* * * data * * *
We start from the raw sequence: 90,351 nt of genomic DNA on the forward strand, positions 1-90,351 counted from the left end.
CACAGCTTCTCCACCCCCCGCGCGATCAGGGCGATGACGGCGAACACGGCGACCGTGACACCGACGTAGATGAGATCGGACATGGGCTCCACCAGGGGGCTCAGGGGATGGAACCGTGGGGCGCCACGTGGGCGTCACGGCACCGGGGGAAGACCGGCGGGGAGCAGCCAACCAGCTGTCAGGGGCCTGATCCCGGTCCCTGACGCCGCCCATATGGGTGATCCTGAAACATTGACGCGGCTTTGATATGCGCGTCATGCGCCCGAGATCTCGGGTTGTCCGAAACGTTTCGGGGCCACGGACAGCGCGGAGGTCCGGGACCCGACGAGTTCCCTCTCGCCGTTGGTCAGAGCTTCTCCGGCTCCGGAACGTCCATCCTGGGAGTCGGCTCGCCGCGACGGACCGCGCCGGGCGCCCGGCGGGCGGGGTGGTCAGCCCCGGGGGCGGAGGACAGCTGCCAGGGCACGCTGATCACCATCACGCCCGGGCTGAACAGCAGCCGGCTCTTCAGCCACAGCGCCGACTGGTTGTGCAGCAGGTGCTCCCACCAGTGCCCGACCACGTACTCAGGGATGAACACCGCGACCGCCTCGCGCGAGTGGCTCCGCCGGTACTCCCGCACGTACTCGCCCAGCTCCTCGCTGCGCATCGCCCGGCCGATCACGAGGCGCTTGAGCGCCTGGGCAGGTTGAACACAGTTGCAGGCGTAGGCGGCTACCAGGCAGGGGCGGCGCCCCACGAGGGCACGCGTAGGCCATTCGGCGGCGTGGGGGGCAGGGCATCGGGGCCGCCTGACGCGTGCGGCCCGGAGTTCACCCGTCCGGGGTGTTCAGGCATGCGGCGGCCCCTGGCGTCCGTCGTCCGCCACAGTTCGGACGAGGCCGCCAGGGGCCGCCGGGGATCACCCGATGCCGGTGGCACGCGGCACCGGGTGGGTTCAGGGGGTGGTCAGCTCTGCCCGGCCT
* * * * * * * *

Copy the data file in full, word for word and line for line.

We start from the raw sequence: 90,351 nt of genomic DNA on the forward strand, positions 1-90,351 counted from the left end.
CACAGCTTCTCCACCCCCCGCGCGATCAGGGCGATGACGGCGAACACGGCGACCGTGACACCGACGTAGATGAGATCGGACATGGGCTCCACCAGGGGGCTCAGGGGATGGAACCGTGGGGCGCCACGTGGGCGTCACGGCACCGGGGGAAGACCGGCGGGGAGCAGCCAACCAGCTGTCAGGGGCCTGATCCCGGTCCCTGACGCCGCCCATATGGGTGATCCTGAAACATTGACGCGGCTTTGATATGCGCGTCATGCGCCCGAGATCTCGGGTTGTCCGAAACGTTTCGGGGCCACGGACAGCGCGGAGGTCCGGGACCCGACGAGTTCCCTCTCGCCGTTGGTCAGAGCTTCTCCGGCTCCGGAACGTCCATCCTGGGAGTCGGCTCGCCGCGACGGACCGCGCCGGGCGCCCGGCGGGCGGGGTGGTCAGCCCCGGGGGCGGAGGACAGCTGCCAGGGCACGCTGATCACCATCACGCCCGGGCTGAACAGCAGCCGGCTCTTCAGCCACAGCGCCGACTGGTTGTGCAGCAGGTGCTCCCACCAGTGCCCGACCACGTACTCAGGGATGAACACCGCGACCGCCTCGCGCGAGTGGCTCCGCCGGTACTCCCGCACGTACTCGCCCAGCTCCTCGCTGCGCATCGCCCGGCCGATCACGAGGCGCTTGAGCGCCTGGGCAGGTTGAACACAGTTGCAGGCGTAGGCGGCTACCAGGCAGGGGCGGCGCCCCACGAGGGCACGCGTAGGCCATTCGGCGGCGTGGGGGGCAGGGCATCGGGGCCGCCTGACGCGTGCGGCCCGGAGTTCACCCGTCCGGGGTGTTCAGGCATGCGGCGGCCCCTGGCGTCCGTCGTCCGCCACAGTTCGGACGAGGCCGCCAGGGGCCGCCGGGGATCACCCGATGCCGGTGGCACGCGGCACCGGGTGGGTTCAGGGGGTGGTCAGCTCTGCCCGGCCT